conservation

  1. Lake Erie is among the bodies of water in Ohio affected by phosphorus runoff from farm fields. (Photo: Getty Images)

    Attracting more farmers to participate in water quality efforts

    Aug 28, 2019

    COLUMBUS, Ohio—Skepticism, more than anything else, is keeping farmers from changing how they apply fertilizer to their fields, according to a behavioral scientist at The Ohio State University.

    Many farmers question whether the conservation measures they are being asked to do, such as applying fertilizer underground rather than on the surfaces of fields, will actually improve water quality in Lake Erie, said Robyn Wilson, a professor in the College of Food, Agricultural, and Environmental Sciences (CFAES).

  2. Partnering for Pollinators. Photo credit: Gabriel Karns

    From the Field: Partnering for Pollinators

    Jan 7, 2019

    In continuing efforts to help the declining Monarch butterfly population, the Save Our Monarchs Foundation (SOM) is creating Monarch butterfly and other pollinator habitat along TransCanada Corporation rights-of-way in central Ohio’s Three Creeks Metro Park.  The planting results from a strong partnership between TransCanada, Columbus and Franklin County Metro Parks, Ohio Pollinator Habitat Initiative, and the School of Environment and Natural Resources, The Ohio State University.  Monarch habitat consists of bio-diverse landscapes that contain milkweed and other native nectar and pollen sources, have a nearby water source, and are protected from disturbance factors such as untimely mowing.  Habitat for Monarchs also makes excellent habitat for other vital and diminishing species, including other native butterflies and bees, and migratory and ground-nesting birds.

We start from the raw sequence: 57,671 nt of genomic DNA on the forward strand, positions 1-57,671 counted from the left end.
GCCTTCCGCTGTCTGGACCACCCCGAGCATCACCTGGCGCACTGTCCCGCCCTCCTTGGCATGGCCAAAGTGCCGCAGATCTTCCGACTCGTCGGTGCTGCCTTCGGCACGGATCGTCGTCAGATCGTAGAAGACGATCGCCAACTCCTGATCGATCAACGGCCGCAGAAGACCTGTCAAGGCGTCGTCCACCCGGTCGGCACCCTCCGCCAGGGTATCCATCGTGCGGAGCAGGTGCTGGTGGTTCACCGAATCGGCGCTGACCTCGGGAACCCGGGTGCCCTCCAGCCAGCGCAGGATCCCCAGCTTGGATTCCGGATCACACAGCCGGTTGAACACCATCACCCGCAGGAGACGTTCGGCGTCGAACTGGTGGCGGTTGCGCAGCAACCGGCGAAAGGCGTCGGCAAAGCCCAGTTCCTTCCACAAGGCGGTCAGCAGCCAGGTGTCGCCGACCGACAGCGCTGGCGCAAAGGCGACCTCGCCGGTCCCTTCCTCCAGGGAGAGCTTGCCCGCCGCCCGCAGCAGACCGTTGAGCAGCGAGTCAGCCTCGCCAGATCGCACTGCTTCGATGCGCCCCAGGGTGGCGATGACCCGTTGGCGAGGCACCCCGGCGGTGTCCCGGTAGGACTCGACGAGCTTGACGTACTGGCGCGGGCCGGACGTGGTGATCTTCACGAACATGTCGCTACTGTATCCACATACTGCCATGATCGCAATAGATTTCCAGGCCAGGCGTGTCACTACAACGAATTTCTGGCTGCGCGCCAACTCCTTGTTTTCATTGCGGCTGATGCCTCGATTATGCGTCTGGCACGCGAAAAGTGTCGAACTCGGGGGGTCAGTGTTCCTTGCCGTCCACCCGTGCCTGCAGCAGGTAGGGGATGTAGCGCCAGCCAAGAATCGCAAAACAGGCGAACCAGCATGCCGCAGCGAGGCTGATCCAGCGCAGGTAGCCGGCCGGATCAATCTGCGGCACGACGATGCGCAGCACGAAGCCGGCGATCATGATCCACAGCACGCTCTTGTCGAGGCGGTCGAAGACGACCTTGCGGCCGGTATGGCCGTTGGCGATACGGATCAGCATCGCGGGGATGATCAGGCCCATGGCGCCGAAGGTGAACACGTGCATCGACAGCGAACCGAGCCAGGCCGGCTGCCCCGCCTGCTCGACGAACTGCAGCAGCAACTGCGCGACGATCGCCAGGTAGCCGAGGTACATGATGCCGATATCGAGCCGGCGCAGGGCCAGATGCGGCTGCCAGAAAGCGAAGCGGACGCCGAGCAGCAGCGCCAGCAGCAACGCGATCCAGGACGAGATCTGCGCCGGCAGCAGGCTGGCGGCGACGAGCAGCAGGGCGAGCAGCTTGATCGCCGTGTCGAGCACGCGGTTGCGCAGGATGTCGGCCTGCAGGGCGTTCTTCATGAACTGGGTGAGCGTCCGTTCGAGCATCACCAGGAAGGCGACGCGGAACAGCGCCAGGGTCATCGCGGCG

3. Students presenting their campus monitoring findings of bird-building collisions at the 2018 Ohio Avian Research Conference. Photo credit: Casey Tucker.

    Bird-building Collision Monitoring Efforts Recognized

    Dec 5, 2018

    Campus-wide monitoring program to check for bird-building collisions during spring and fall migration developed by the Ornithology Club at The Ohio State University in collaboration with School of Environment and Natural Resources faculty and staff recognized.

  4. SENR Experts Presenting at Conservation Tillage Conference

    Feb 24, 2015

    This week's Conservation Tillage Conference in Ada, Ohio, is expected to draw more than 900 participants. The program will feature a day-long discussion with industry and university experts on improving Ohio’s water quality, particularly ways to keep phosphorus and nitrogen from impacting water resources. Nutrient management, cover crops and soil health and Solving the P (and N) problem are just a few of the sessions offered at the conference. SENR faculty experts, including Robyn Wilson, Steve Culman and Warren Dick, are scheduled to present their research.